Reeving Triple Block

-jplgvre 56.

—Blocks and tackle.

Field Expedient Weapons

SINGLE BLOCK (MECHANICAL ADVANTAGE:!)

TWO SINGLE BLOCKS ( MECHANICAL ADVAMT AGE : 2 >

TWO SINGLE BLOCKS ( MECHANICAL ADVAMT AGE : 2 >

Figure 57.—Simple tackles. Examples of block and tacWc rigging, showing mechanical advantage. Each p represents a iope wh en supports an equal part of the weigh* acting on tlie whole tackle.

ONE SINGLE, ONE DOUBLE BLOCK (MECHANICAL

Figure 57.—Simple tackles. Examples of block and tacWc rigging, showing mechanical advantage. Each p represents a iope wh en supports an equal part of the weigh* acting on tlie whole tackle.

ONE SINGLE, ONE DOUBLE BLOCK (MECHANICAL

concealment.

(4) Obstacles.

(5) Covered approaches.

b. All grades of soldiers must learn automatic choice of position with the above factors in mind. 3ome entrenchments offer better protection than others. Dig the one you have time for and improve it every chance you get. The important tiling is to start digging as soon as you can.

■ 33. Entrenching Tools.—Infantry troops carry in their packs small individual digging tools with which they dig entrenchments. Engineers carry no such tools, but in engineer transportation and pioneer tool sets there are standard -sire picks, shovels, and axes. When these are unavailable you must use whatever is at hand, such as meat-can cover, canteen cup, bayonet, sticks, or anything else with which you can dig a hole.

■ 34. Prone Shelter (flg. 59).—When you are halted for more than a few minutes and are out of contact with the enemy, the prone shelter should be built It is comparatively easy to constrict and it protects you from^jKD^b fragments. You can lie down in it and rest. But it does not protect you against the crushing action of tanks.

■ 35. Shell-Holb Positions (flg. 60).—In a shell-pitted area, improved shell holes oiler quick protection and some concealment with only a small amount of labor.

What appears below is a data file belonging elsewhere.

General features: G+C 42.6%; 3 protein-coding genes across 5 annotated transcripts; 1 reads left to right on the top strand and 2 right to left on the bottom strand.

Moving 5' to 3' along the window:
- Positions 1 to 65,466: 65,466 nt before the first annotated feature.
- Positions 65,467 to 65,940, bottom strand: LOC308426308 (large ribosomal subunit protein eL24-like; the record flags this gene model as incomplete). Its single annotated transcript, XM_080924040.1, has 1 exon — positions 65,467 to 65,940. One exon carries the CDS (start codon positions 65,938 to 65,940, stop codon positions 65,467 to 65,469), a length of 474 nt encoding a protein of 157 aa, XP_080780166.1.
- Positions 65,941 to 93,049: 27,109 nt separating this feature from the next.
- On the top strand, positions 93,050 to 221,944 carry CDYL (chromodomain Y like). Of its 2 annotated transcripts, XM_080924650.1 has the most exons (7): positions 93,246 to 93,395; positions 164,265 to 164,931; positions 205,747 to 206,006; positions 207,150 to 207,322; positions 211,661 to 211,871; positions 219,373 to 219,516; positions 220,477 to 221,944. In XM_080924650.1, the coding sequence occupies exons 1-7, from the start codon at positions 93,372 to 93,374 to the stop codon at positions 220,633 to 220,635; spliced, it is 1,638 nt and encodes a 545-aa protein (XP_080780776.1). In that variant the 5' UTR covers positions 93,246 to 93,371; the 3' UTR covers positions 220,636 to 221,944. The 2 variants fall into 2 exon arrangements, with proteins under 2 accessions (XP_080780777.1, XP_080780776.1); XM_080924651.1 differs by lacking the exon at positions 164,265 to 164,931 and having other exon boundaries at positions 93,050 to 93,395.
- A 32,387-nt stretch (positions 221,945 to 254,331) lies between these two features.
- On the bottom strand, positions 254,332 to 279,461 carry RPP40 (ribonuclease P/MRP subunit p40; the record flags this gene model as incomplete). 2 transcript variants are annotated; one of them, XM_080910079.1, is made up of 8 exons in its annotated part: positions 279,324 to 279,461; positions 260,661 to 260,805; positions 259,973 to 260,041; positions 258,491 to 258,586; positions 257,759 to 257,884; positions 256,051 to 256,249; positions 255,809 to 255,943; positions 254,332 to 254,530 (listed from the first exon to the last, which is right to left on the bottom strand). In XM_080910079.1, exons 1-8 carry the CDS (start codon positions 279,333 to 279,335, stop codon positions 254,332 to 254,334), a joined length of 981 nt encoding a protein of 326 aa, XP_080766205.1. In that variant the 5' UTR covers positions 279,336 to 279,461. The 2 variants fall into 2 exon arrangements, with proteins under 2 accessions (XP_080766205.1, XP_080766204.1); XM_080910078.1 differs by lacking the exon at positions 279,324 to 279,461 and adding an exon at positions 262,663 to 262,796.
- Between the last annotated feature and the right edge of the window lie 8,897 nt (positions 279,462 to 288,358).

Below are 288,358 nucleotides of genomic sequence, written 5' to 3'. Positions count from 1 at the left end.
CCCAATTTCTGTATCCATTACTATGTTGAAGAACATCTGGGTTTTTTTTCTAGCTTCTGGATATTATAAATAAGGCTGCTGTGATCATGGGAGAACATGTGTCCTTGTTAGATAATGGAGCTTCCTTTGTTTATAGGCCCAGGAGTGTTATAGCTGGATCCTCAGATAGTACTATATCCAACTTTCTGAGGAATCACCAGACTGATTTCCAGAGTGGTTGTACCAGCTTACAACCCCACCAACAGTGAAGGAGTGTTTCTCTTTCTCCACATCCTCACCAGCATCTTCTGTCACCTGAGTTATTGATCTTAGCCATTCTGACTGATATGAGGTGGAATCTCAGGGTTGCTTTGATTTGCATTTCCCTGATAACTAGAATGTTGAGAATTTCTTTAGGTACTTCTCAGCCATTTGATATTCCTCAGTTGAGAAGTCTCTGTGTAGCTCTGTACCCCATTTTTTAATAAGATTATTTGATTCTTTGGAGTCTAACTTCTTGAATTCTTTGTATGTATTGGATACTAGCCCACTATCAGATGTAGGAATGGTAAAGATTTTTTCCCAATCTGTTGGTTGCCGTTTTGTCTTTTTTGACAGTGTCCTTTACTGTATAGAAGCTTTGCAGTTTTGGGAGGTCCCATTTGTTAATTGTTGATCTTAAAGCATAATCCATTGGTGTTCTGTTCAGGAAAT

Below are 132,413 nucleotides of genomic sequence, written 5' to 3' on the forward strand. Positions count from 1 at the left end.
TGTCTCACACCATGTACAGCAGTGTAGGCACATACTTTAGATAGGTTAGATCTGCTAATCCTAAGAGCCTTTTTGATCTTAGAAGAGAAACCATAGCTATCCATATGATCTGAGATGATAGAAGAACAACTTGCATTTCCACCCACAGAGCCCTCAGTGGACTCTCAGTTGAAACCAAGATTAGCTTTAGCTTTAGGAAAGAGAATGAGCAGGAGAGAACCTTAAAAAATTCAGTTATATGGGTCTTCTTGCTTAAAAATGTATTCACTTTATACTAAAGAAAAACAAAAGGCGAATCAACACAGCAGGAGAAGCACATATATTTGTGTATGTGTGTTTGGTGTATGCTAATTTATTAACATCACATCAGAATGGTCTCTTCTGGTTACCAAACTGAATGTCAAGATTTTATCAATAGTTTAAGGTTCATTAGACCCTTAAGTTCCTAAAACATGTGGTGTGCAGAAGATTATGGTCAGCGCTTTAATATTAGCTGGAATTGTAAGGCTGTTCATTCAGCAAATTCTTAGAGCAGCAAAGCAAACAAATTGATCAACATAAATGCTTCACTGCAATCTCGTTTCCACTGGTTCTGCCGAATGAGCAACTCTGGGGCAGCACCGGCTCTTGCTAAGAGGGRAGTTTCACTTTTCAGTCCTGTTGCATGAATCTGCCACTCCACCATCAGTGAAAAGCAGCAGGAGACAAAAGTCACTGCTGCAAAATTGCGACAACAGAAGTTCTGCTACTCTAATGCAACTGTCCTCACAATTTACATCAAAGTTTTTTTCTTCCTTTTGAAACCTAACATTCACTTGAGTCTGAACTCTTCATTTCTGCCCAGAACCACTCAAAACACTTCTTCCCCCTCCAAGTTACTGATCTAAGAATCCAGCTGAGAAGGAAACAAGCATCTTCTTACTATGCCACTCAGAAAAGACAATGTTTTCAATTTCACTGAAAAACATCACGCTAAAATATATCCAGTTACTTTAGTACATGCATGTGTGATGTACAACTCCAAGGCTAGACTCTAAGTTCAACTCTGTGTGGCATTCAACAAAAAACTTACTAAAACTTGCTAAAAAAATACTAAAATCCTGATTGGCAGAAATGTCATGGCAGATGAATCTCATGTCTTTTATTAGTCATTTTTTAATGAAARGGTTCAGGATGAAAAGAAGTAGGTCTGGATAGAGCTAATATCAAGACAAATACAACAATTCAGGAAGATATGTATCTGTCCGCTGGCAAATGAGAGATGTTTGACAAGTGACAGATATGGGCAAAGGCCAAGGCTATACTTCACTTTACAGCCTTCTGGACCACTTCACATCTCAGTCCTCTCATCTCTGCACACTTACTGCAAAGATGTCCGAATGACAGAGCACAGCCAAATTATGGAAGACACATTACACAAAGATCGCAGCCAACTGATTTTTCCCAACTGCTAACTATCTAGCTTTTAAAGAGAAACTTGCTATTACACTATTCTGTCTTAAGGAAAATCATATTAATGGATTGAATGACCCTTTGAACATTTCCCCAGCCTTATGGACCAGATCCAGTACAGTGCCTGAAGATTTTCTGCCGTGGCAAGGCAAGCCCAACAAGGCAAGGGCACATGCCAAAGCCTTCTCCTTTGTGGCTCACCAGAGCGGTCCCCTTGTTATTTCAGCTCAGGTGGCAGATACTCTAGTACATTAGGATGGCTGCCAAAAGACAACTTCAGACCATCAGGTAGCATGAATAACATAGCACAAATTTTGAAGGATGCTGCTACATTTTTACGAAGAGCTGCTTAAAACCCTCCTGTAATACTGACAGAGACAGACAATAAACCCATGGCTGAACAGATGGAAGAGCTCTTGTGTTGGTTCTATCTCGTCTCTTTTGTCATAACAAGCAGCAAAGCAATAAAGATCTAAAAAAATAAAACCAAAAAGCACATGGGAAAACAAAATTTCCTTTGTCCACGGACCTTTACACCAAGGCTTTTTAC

■ 36. Pox Holes (figs. 61 and 62).—Pox holes afford maximum cover from any kind of fire, and also give protection from tanks.

■ 37. Weapon Emplacements.—Engineers not only build their own entrenchments and emplacements, but they also may be ca21ed upon to build such positions for other troops. Therefore you should be familiar with the design of emplacements for infantry weapons as well as your own weapons. Figures 63 to 66. inclusive, show machine-gun emplacements. Figure 67 is an emplacement for the 37-mm antitank gun. In order to illustrate clearly the design of these emplacements, concealment and camouflage have been purposely omitted. Remember that alternate positions are habitually dug for each weapon, as a weapon that is fired from one place cannot survive for long.

■ 38. Revetment.—The v^alls of entrenchments sometimes need support. The process of bolstering these walls is called reveting. Revetments may be made with sandbags (flg. 42 > or with picces of wood (flg. 68).

■ 39. Barbed Wire.—a. Barbed wire is a difficult obstacle for men, animals, and wheeled vehicles. It is often necessary for engineers to construct barbed-wire fences. Figure 69 is a diagram of a double-apron fence. The layout of such a fence Is complicated and Is not taken up here. However, there are numerous little Jobs in the construction of a barbed-wire double-apron fence which may cause trouble if they are not accomplished correctly. These are mostly tricks of fastening wire to posts. Figure 70 ehowc a acrcw-type picket. Practice making the connections shown on figures 71 and 72. Figure 73 B&ovra how to roll a barbed-wire bobbin.

68 30 b. Clearing barbed wire is sometimes an engineer's Job.

Figure 74 shows how to cut barbed wire so as to make as little noise as possible. When speed is more important than silence, barbed wire is blown hy mpan* of a bangalore torpedo. <8ce par. 48.)

Bangalore M1a2 Field Expedient Pickets

Figvius 59.—Prone shelter.

Figvius 59.—Prone shelter.

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